Drainage: Everyone contributes to it, and everyone is plagued by it.
The problem for the city of Starkville is how to adequately address and fund drainage projects.
During the Starkville Board of Aldermen meeting Tuesday, Mayor Parker Wiseman said the city’s current drainage project master list, a 10-year plan developed by the previous administration, will soon be “millions of dollars” behind if the city doesn’t restructure the way it finances.
The board discussed cost estimates to resolve flooding issues at Carver and Maple Drives, each of which have piping and construction options that vary in price from $175,000 to $800,000.
After a spirited diatribe from Ward 6 Alderman Roy A. Perkins, whose ward includes Carver Drive, Wiseman said the city will revisit its strategy of finding cost-saving methods and previously unidentified funds for drainage issues.
“We’re seeing more issues related to storm drainage than we’ve seen before,” Wiseman said. “We have much more impervious surface in the city. I think the time has come for us as a city to figure out comprehensively how to address drainage issues. I hope to have a plan ready by the end of the year.”
The long-standing drainage issues at Carver and Maple Drives, both of which are caused by insufficient pipe sizes, are two of 28 projects on the 10-year plan. Even with the lowest option for each, the two projects rank among the five most expensive on the list. The city currently has more than $1 million in drainage projects.
Wiseman said the city soon will have to address another drainage issue involving a failing pipe near the Timbercove subdivision on South Montgomery. Officials expect the cost of the Timbercove project to be comparable to that of Carver and Maple Drives. The city, however, is short of funding for the three projects, let alone the rest of the projects on the list.
Ward 7 Alderman Henry N. Vaughn suggested the city provide construction service to drainage projects to help lower contractor costs. City Engineer Edward Kemp, whose cost estimates for Carver and Maple did not include the use of city services, said using a combo of city services and contracting work is possible, though projects would take longer. He’ll return to the board with adjusted cost estimates that will include use of public service crews.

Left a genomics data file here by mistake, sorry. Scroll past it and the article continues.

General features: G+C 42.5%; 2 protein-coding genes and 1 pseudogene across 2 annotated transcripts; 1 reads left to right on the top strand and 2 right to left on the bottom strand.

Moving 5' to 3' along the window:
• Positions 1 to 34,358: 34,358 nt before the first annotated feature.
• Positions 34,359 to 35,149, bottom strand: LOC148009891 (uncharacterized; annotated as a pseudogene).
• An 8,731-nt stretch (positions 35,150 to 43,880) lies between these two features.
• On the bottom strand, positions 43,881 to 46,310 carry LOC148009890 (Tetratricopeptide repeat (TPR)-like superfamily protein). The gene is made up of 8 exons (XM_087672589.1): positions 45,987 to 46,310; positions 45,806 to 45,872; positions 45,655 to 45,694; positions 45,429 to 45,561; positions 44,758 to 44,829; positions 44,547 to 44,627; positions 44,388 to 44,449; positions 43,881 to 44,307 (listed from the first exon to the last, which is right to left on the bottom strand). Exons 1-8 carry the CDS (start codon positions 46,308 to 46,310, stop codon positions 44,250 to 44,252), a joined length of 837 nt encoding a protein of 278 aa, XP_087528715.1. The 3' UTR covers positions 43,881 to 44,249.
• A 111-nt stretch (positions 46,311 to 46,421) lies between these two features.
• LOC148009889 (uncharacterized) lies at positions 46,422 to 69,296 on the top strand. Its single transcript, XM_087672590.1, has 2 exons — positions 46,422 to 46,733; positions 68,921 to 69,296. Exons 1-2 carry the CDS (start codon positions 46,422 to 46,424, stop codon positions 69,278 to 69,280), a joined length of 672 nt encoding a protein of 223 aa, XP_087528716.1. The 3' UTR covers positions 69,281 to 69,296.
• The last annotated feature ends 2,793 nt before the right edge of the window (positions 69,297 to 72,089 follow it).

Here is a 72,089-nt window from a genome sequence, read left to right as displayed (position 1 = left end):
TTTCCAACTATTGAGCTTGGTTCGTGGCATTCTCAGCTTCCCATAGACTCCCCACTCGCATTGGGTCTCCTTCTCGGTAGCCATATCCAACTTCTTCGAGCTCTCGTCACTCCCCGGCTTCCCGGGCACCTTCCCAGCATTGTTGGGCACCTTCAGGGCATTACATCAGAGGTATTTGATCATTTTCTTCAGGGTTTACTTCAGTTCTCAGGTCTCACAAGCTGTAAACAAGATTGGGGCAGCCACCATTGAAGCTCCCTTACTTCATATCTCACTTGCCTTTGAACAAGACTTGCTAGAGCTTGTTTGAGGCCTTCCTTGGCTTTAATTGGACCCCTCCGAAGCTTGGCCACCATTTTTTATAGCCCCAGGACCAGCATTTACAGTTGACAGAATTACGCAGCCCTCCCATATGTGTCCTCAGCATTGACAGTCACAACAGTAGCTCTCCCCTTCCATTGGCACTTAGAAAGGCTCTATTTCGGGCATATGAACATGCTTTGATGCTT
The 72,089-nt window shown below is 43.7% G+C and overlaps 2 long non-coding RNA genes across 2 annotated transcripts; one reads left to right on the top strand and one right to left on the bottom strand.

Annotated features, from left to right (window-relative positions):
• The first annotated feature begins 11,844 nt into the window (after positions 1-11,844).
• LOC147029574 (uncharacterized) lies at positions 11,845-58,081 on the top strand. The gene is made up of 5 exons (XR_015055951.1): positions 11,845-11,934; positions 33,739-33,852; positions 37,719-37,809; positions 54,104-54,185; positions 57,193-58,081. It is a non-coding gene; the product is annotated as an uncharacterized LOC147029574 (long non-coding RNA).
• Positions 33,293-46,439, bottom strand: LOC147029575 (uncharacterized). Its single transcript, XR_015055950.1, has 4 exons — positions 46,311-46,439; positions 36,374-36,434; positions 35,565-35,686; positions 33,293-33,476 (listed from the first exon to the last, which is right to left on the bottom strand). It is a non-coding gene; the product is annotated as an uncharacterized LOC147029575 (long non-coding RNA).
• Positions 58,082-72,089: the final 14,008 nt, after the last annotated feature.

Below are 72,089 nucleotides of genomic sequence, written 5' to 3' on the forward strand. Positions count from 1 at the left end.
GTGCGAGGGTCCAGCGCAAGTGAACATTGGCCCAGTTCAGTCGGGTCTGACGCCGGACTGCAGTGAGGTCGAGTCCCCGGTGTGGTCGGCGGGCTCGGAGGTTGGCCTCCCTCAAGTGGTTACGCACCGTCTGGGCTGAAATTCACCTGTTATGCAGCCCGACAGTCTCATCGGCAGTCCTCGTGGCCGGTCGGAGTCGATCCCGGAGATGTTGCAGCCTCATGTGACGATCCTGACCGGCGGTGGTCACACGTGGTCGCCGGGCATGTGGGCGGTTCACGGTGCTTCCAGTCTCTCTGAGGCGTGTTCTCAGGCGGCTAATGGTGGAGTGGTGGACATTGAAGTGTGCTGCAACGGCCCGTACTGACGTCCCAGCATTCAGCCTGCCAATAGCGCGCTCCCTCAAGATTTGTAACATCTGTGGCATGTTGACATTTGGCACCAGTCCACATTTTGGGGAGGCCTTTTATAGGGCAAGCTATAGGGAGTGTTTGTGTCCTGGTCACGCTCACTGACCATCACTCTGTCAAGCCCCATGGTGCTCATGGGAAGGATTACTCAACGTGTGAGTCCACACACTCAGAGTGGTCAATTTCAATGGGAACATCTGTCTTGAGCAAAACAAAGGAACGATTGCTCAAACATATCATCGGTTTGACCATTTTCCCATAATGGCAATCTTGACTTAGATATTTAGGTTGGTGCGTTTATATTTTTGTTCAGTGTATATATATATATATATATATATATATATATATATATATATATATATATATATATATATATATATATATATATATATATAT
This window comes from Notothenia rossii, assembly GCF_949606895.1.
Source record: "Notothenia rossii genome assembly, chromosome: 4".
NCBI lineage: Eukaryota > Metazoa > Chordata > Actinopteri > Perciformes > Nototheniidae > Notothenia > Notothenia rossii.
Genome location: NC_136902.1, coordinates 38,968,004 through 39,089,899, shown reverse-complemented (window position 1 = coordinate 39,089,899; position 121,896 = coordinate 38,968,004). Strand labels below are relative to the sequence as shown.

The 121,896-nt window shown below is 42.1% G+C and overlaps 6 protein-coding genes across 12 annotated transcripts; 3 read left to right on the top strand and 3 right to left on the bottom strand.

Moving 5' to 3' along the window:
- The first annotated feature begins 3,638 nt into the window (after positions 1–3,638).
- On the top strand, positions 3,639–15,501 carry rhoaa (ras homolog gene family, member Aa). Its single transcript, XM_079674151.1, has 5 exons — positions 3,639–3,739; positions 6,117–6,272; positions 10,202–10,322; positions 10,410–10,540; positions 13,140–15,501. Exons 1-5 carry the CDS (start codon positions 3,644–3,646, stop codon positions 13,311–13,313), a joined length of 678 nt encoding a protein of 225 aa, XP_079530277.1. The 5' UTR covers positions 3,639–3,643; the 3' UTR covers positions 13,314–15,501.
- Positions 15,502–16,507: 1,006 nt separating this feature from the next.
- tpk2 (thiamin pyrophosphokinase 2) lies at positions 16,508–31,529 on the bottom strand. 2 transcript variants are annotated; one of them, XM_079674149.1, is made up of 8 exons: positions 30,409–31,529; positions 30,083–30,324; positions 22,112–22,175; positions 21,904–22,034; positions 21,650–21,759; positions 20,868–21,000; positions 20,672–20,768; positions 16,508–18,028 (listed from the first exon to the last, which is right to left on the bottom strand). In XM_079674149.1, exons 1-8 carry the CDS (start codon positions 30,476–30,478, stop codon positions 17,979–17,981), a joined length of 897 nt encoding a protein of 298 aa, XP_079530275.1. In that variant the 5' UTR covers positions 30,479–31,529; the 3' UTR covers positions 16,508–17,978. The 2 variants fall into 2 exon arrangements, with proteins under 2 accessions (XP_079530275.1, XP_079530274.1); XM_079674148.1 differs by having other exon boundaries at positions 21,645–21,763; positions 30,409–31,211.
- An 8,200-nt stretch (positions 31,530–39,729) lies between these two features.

“That’s what I have been advocating all along,” Perkins said of using city workers. “That’s how we got the J.L. King, formerly Westside Drive, ditch done. We got people on the workforce now that can run the excavators and machinery. When you get these contractors, they look at the city as a deep pocket, having a lot of money. We got to start running this city like we run our household or business — we have to conserve money.”
Perkins, the longest-serving member on the board, said Carver Drive has been neglected in favor of other projects that receive quick motions and are passed without opposition. He even suggested the project has been ignored due to the demographics of the area. (Ward 6 is predominately black). Perkins also questioned the Federal Emergency Management Agency’s involvement with the specs of the ditch, though all flood plains must be certified by the agency.
“It’s ridiculous we have to talk about this year in and year out,” Perkins said.
“The people in Ward 6 deserve some better citywide representation. With your support, we can make this happen,” he directed at Wiseman. “The votes from Ward 6 were the swing votes that put you in office.”